Cultural Trends: Societal shifts, trends, and values shape consumer preferences. Brands attuned to cultural dynamics can adapt and remain relevant, appealing to evolving consumer desires.
Questions to ask yourself when analyzing brand position
We start the process of analyzing a brand position by looking at every competitor.
- What do they claim?
- Who do they say they are for?
- Why do they claim to represent what they claim?
- How do they prove the claim?
- What do they say about themselves?
- How do they represent their claim (humor, directness, etc.)?
We record these claims in a series of line graphs. When graphing a brand or marketing claim, it is essential to be sure that the opposite claim is still aspirational.
Look for a descriptor that identifies an opposite value as necessary.
If you cannot find an opposite claim, it is a sales argument, not a marketing or brand argument. (If there is no opposite value, the brand position is meaningless because it offers no genuine choice.)
A salesperson may be able to claim best because sales, as a function, are personal. But a brand argument must be universally fair. An authentic brand argument is defensible on both sides of the equation.
We build a graph of the market space and build a working 2D model.
When analyzing a brand position, we construct a series of 2D graphs comparing the claims and place the competitors in the quadrant they most closely claim as their own.
There will be many charts, and choosing the correct one requires experience. But it is vital when analyzing a brand for market power.
The winner will be delineated and represent the values held in the highest intensity by those the brand needs to influence. Figuring this out is one of the reasons we always conduct projectable market research.
We need to KNOW what the prospect values. Guesswork is for others.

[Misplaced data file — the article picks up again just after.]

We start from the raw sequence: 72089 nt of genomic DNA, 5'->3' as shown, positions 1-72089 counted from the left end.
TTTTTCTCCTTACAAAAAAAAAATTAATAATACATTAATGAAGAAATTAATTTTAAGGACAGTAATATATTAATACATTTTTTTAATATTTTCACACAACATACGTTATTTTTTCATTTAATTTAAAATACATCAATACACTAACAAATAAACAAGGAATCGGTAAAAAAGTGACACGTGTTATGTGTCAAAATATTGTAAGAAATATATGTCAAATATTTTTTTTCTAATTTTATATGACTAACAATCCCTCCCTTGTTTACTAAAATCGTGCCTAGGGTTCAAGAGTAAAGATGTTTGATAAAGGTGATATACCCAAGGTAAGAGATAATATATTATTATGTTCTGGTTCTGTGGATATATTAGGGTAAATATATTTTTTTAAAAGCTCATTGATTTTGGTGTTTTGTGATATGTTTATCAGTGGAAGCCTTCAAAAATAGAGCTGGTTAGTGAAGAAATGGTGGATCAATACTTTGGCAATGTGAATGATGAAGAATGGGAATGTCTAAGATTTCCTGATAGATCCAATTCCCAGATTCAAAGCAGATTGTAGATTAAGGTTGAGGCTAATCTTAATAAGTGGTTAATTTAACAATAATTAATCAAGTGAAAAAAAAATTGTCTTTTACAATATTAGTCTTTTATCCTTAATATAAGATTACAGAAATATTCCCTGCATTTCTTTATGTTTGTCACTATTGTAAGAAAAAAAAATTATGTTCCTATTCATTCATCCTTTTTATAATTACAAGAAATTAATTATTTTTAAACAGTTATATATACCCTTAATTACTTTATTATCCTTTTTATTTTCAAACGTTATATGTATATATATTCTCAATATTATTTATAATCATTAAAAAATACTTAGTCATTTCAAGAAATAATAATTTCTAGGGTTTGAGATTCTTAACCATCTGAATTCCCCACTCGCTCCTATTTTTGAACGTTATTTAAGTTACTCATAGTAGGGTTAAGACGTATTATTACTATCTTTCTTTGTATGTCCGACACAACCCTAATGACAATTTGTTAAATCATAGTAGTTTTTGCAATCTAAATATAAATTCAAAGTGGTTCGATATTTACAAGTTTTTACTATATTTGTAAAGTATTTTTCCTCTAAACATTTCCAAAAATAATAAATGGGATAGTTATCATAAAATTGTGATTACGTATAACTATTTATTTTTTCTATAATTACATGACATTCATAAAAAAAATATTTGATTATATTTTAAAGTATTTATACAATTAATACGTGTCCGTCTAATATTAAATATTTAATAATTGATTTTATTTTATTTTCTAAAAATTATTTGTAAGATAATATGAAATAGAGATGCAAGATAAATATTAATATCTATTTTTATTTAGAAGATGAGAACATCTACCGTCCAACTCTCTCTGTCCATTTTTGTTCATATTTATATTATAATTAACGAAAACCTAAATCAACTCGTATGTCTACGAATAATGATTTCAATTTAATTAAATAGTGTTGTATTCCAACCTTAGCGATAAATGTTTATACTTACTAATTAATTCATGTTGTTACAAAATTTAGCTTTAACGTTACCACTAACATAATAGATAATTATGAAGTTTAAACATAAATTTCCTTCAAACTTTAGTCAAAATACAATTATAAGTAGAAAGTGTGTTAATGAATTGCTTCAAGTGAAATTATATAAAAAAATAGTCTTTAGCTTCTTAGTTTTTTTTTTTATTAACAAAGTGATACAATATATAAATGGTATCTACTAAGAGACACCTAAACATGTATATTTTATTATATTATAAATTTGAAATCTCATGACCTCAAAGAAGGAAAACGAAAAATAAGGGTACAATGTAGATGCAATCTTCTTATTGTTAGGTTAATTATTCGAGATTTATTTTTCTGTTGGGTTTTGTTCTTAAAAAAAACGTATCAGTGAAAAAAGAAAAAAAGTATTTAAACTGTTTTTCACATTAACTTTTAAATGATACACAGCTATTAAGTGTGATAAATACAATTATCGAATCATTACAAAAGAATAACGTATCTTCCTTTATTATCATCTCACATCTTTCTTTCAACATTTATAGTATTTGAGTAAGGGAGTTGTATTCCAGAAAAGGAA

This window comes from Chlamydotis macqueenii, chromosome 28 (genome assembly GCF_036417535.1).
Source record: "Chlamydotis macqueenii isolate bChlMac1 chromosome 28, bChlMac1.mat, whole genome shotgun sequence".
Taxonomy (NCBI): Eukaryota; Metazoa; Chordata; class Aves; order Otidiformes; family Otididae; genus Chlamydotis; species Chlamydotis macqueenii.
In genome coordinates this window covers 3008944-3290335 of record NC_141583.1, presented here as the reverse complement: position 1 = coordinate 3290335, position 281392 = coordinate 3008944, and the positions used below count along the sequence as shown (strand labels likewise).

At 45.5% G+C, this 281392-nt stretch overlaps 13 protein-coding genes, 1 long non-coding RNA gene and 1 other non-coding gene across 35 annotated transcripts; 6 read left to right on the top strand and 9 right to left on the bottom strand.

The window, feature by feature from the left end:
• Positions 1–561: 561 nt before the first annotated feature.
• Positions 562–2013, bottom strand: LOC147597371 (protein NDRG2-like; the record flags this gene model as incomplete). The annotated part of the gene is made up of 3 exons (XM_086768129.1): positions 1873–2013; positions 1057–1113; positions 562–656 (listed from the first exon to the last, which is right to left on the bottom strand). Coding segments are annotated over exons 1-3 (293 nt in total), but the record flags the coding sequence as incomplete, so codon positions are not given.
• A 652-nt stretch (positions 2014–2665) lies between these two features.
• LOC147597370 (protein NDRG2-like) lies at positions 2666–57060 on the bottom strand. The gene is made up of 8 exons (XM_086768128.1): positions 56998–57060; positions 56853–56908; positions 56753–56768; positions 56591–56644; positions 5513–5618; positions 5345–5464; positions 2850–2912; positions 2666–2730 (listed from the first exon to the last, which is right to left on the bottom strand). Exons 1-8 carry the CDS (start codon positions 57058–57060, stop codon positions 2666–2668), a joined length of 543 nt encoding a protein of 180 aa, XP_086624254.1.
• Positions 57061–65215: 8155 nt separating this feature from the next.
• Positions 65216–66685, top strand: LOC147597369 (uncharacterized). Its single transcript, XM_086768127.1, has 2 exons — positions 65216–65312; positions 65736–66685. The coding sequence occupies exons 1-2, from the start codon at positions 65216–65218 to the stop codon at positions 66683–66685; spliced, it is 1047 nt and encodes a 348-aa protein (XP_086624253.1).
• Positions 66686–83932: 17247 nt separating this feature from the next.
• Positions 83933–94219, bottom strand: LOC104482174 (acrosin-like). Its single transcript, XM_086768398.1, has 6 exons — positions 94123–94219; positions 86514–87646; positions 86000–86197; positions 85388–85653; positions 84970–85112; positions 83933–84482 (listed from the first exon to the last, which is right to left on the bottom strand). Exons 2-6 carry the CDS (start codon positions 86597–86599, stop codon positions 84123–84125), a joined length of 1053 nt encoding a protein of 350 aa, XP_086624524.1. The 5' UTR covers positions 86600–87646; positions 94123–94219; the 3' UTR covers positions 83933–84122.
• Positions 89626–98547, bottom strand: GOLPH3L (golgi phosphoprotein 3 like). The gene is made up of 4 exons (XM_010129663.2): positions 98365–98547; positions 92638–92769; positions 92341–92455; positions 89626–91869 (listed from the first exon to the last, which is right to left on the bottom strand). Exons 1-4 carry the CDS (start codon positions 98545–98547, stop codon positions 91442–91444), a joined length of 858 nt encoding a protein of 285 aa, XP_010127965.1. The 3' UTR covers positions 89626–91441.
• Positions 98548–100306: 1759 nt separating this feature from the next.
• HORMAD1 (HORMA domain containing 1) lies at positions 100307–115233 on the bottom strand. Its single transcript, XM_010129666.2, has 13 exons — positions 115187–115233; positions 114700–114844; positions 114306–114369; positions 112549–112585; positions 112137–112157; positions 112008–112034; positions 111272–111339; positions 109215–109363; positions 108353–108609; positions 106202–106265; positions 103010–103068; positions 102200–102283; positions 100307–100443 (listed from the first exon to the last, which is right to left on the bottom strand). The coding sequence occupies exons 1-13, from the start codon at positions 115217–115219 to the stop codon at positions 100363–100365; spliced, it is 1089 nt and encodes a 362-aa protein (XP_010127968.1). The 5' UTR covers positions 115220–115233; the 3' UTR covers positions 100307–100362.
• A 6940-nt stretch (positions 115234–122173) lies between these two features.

When analyzing a brand position, we add a 3d axis to make it real
Then we work with our behavioral modeling (remember, we created this modeling to identify the highest emotional intensity available for your brand) to determine the highest emotional intensity that drives the prospect to switch or choose. It’s a first step in how you conduct a brand analysis.
This represents our emotional Brand Line. It dissects the 2D graph and creates a three-dimensional representation of the market.
Positioning the brand becomes more precise in a 3D market model because you identify the prospect’s highest emotional intensity.
Brand position modeling is a complex and challenging process. However, it sheds light on the opportunity in the category and provides the reason to rebrand as a reflection of that opportunity.
Brands must be passionate to inspire market share growth. You cannot understand a brand’s position, let alone analyze a brand position, without seeing the brand’s message without context—the context of your combative and competitive market.
The starting point in brand management is constantly analyzing a brand position, never stopping, and always challenging what seemed genuine yesterday. This critical analysis is how we begin every rebranding and branding project.
Analyzing a brand position is a never-ending process
In looking for market opportunities, you must understand the positions claimed by the competitors in that category.
Remember that you are not judging the claim for truthfulness. You are simply notating the claim itself. You may know too much. Try to see the entire market from the prospect’s vantage point.
The prospect may lack experience with the brands. All they will know are the claims, not the reality. You make a fatal error without seeing the market dispassionately. If you expect to find an opportunity, you must challenge your assertions.
Dispassionate analyses are the first step in analyzing a brand position. You need to define the market by what it IS, not what you hope it will be. Often, competitors claim very similar values.
This is because most marketers see the value of the product and its benefits. Most competitors build their brands on rational claims. But we know that it is the emotional connection that drives attachment.
So, if you sell TV sets, you see the category in terms of price, screen size, built-in applications, refresh rate, and 3D or high def. As a result, most brands will occupy space directly adjacent to the competitive space.
You must be clear-eyed when analyzing a brand position.
Don’t fall victim to fooling yourself. Leave self-deception to your rivals.